In a Gloucester County school district, in New Jersey, classes were canceled for the third day in a row owing to technological issues brought on by an “unauthorized third party,” according to notifications from the district.
Classes were canceled by the Monroe Township School District on Tuesday, Wednesday, and Thursday last week impacting 6,000 students.
Anthony DeFelice, a sophomore at Williamstown High School, claims that several of his classes extensively use computers and the internet. He wasn’t shocked when school was canceled as a result of a technical issue that caused an internet outage at the school.
DeFelice stated, “something was going on Monday, and then they just called off that night at about 8. We were informed that Tuesday is a non-school day.”
On Wednesday, a notice stating that all activities were postponed until further notice was posted on the door of Williamstown High School.
Parents received a notice Monday night from Superintendent Susan Ficke stating that there may be a technical problem that caused the school’s internet service to be disconnected. It continued by stating that holding classes offline would bring logistical and security issues.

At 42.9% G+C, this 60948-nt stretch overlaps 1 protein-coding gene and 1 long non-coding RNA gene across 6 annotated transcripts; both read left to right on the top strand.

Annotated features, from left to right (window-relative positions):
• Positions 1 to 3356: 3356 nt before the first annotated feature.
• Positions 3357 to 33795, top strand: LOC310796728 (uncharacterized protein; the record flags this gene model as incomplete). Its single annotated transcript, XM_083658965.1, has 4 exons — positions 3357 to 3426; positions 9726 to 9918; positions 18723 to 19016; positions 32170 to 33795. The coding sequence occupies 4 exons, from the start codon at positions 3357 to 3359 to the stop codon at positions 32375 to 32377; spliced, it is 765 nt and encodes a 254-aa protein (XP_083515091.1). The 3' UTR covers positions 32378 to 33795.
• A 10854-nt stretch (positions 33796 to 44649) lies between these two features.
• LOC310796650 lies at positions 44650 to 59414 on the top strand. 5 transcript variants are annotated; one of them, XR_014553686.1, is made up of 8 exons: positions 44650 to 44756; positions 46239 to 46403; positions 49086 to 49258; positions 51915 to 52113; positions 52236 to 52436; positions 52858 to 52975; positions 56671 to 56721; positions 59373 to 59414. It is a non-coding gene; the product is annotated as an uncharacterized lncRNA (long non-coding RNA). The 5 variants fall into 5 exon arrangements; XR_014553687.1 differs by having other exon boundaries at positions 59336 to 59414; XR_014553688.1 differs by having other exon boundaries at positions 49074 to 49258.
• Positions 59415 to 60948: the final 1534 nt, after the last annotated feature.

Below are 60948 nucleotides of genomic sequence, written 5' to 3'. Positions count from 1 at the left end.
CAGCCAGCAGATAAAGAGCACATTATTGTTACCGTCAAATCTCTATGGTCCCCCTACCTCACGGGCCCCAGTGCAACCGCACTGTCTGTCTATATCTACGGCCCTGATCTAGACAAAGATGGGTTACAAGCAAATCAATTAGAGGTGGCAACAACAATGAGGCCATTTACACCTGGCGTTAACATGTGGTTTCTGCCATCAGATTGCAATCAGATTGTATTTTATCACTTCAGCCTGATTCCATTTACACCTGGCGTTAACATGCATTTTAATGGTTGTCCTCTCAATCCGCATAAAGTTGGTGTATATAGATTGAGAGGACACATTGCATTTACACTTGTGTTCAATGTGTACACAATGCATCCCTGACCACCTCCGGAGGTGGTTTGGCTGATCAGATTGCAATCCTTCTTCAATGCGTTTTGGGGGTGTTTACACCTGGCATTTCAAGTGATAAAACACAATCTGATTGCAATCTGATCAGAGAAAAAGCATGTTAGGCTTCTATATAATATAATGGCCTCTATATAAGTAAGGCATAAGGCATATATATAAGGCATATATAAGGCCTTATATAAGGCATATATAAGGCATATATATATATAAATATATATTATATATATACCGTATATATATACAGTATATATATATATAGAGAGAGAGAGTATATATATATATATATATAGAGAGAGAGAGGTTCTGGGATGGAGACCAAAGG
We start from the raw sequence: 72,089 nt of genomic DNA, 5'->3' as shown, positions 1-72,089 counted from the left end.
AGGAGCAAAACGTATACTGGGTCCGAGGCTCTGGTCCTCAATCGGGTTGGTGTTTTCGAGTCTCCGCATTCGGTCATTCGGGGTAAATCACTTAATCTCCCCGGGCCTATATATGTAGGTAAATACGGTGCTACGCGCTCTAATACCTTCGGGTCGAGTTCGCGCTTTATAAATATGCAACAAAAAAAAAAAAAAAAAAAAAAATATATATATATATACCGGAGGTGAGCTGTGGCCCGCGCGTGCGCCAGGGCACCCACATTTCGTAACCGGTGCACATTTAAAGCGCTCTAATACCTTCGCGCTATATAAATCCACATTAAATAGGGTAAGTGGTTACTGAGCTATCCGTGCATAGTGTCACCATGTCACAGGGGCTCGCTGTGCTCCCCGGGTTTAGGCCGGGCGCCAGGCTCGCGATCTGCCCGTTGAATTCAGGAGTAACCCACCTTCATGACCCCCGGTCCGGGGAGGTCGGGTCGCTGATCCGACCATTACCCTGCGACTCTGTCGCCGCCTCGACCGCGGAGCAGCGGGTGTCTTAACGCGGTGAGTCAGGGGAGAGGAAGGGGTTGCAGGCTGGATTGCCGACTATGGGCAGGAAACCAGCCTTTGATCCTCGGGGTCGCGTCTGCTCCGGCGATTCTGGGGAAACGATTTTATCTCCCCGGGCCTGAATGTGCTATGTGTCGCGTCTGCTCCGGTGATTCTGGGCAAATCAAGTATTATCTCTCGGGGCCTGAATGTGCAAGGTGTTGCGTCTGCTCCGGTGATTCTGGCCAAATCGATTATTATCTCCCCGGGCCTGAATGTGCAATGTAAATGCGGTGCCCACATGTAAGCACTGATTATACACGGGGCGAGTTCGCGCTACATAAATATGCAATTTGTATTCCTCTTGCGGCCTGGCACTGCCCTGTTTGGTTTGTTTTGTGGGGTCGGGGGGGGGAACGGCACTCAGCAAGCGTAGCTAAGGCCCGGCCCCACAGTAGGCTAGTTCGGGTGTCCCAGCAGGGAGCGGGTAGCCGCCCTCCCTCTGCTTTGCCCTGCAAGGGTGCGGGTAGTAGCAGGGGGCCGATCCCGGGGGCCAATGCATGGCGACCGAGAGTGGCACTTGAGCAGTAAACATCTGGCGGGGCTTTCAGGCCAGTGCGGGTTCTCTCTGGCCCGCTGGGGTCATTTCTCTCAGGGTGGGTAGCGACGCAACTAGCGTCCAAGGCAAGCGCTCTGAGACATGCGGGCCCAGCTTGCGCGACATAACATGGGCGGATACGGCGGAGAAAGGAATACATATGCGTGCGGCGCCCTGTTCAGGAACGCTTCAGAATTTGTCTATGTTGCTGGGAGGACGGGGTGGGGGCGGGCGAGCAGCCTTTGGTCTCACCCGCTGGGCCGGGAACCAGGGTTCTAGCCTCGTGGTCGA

Action News, a local media outlet discovered on Wednesday night that district officials claimed the technical issues were brought on by an “unauthorized third party” in an email sent to parents and that efforts to reinstall the internet and look into the issue were ongoing.
Many parents expressed their frustration at the lack of information prior to the notification’s release on Wednesday night and asked if there had been a security breach.
When Action News called Monroe Township Mayor Richard DiLucia, he said the school board hadn’t gotten in touch with him and that he was unaware of any details.
On Wednesday, the media outlet made numerous attempts to contact the superintendent but received no response. Police in Monroe Township also declined to comment. However, the FBI’s Philadelphia office said in a statement on Wednesday that while they couldn’t confirm or deny their involvement, they normally lend support and resources in cases of cyberattacks. The district claims that the inquiry is still going on.
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